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"As is" reference - not a United Nations document

Source: United States of America
12 November 2014

Jen Psaki
Daily Press Briefing

Washington, DC
November 12, 2014







1:15 p.m. EDT


QUESTION: Wait, I’m sorry, I was – I thought he – where is the Secretary right now?

MS. PSAKI: On his way to Amman, Jordan.

QUESTION: Okay. And he’s going to be doing what there?

MS. PSAKI: While he’s in Amman, he will have – the schedule – this was just added over the last 48 hours given the events on the ground and the tensions on the ground in the region. So he’ll be meeting with King Abdullah. He’ll have a private dinner with him. He’ll also be meeting with President Abbas. Obviously, the schedule is still being finalized, but that’s what we have at this point in time.

QUESTION: Okay. Does that mean that there’s a possibility that he might meet Prime Minister Netanyahu or some Israeli official?

MS. PSAKI: Well, again – I mean, if there’s something added to the schedule, we will certainly let you all know. But I would remind you that he speaks with Prime Minister Netanyahu probably almost every other day, and he’ll continue to do that.

QUESTION: Right, but I mean, you guys have made a big point out of – for the – over – since the tensions began --

MS. PSAKI: Sure.

QUESTION: -- that – saying that all sides need to exercise restraint, all sides need to do more.

MS. PSAKI: You’re right.

QUESTION: And so if he’s only meeting with the king of Jordan and the president of the Palestinian Authority, that would suggest that you think that they are the ones that need to do more.

MS. PSAKI: It’s actually not suggesting that. That’s why I mentioned the calls, because he doesn’t speak with President Abbas as frequently on the phone. He and Prime Minister Netanyahu tend to speak frequently on the phone. As you know, President Abbas has a home in Amman, Jordan, so it’s pretty easy to reach him there. But if anything changes in the schedule, we’ll let you all know.

QUESTION: Okay. Do you --

QUESTION: What’s the timing of the meeting with Abbas? Is it today, tomorrow?

MS. PSAKI: It’s still being scheduled. They don’t land for a few hours there. It’s later there, so tomorrow is the most likely option.

QUESTION: Can I just ask if – you probably saw the announcement in Jerusalem today of 200 new housing units in East Jerusalem. I’m – I assume that your position has not changed on this kind of activity, but could you remind us of what your position is? And also, does that have anything to do with why there isn’t any – yet any meeting with an Israeli official on the Secretary’s agenda?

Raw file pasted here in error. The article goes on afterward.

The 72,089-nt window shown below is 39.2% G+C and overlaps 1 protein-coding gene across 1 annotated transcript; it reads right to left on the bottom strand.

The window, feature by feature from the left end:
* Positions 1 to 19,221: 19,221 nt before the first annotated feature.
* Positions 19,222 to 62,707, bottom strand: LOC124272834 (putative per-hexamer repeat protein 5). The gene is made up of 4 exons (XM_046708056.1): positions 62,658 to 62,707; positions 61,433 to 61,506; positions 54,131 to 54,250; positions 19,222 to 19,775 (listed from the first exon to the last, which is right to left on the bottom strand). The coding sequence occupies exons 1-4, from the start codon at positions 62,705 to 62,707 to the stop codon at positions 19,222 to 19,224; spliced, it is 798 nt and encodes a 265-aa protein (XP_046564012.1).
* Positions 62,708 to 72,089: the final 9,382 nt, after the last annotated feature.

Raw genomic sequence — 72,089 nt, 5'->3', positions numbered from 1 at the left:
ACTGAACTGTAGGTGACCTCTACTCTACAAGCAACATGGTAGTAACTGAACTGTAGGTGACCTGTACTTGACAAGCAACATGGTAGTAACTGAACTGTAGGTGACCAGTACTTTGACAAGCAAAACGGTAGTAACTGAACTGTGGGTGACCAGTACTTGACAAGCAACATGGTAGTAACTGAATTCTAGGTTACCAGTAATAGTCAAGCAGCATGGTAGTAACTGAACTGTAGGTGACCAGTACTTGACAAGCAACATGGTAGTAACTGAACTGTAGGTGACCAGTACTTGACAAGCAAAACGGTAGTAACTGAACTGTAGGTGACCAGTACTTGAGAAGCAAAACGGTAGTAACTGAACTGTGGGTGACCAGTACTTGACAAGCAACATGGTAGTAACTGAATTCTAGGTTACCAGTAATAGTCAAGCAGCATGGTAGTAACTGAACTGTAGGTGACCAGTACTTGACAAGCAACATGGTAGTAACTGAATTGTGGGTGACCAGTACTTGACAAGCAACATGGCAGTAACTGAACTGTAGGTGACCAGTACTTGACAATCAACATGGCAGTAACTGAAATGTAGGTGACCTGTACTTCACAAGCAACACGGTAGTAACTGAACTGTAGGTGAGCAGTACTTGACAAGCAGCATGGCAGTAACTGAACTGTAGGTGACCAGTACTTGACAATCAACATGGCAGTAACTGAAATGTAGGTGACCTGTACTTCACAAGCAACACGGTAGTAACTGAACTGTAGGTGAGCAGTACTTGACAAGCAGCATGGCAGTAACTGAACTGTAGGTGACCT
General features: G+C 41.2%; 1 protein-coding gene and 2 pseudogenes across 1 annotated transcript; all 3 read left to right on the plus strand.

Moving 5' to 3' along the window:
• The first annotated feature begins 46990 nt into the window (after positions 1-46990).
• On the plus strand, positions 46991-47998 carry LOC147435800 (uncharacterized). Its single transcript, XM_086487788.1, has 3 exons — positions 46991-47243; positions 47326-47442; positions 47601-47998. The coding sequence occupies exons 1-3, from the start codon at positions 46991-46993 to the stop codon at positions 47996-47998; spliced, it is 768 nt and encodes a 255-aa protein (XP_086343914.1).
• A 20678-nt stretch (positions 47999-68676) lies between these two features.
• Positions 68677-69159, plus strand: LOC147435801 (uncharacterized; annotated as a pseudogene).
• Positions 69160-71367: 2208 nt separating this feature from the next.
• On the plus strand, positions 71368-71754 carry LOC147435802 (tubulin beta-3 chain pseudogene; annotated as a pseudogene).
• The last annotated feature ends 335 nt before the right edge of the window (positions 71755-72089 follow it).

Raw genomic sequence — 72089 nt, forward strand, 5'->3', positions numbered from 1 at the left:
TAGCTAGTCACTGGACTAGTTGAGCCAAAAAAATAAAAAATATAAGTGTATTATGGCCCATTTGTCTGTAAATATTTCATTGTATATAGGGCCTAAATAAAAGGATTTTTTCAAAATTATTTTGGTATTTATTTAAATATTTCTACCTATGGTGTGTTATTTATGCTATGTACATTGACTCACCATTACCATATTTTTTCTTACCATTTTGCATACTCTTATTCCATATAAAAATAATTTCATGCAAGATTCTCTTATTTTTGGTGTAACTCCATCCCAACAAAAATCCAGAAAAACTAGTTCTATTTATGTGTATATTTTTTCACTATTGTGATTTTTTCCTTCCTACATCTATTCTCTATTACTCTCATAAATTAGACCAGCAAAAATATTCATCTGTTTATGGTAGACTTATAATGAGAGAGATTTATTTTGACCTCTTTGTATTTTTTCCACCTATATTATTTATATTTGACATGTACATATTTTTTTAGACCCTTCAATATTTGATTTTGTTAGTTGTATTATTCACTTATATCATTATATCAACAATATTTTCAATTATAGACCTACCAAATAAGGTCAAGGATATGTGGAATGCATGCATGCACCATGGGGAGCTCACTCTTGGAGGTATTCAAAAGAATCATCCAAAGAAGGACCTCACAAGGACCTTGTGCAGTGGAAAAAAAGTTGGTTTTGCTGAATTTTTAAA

MS. PSAKI: No. Just to address the meeting question first, this just came together in the last few days given tensions on the ground. And I’ll just reiterate again that he speaks frequently – almost every other day – with Prime Minister Netanyahu. So – and President Abbas has a home in Amman. That’s the reason where the – for why the schedule stands where it does.

In terms of the settlements, we – or the announcement, I should say, of new housing units in East Jerusalem – we are deeply concerned by this decision, particularly given the tense situation in Jerusalem as well as the unequivocal and unanimous position of the United States and others in the international community opposing such construction in East Jerusalem. These decisions to expand construction have the potential to exacerbate this difficult situation on the ground, and they will not contribute to efforts to reduce the tensions. So we will certainly continue to emphasize privately, as I just said publicly, our concerns.

QUESTION: Okay. That was an interesting semi-slip of the – are you exasperated with the Israelis?

MS. PSAKI: I said “exacerbate,” the potential to --

QUESTION: I know, but you started to – sounded like you started to say “exasperate.” But anyway, I’m just wondering if you – are you exasperated with the Israelis for continuing to make these announcements when you say that they will cause the tension or have the potential to cause the tension to rise?

MS. PSAKI: Well, we feel they will exacerbate the difficult situation – the announcement of this construction, building will. That’s our concern about them. So certainly, we will continue to express to both the Israelis and the Palestinians our concerns and the need to do more.

QUESTION: Leaving aside whether you are exasperated or not – forgive me – are you not frustrated that the current Israeli Government repeatedly, continually, consistently flouts your advice on this, flouts your calls to cease this kind of activity, ignores or flouts your --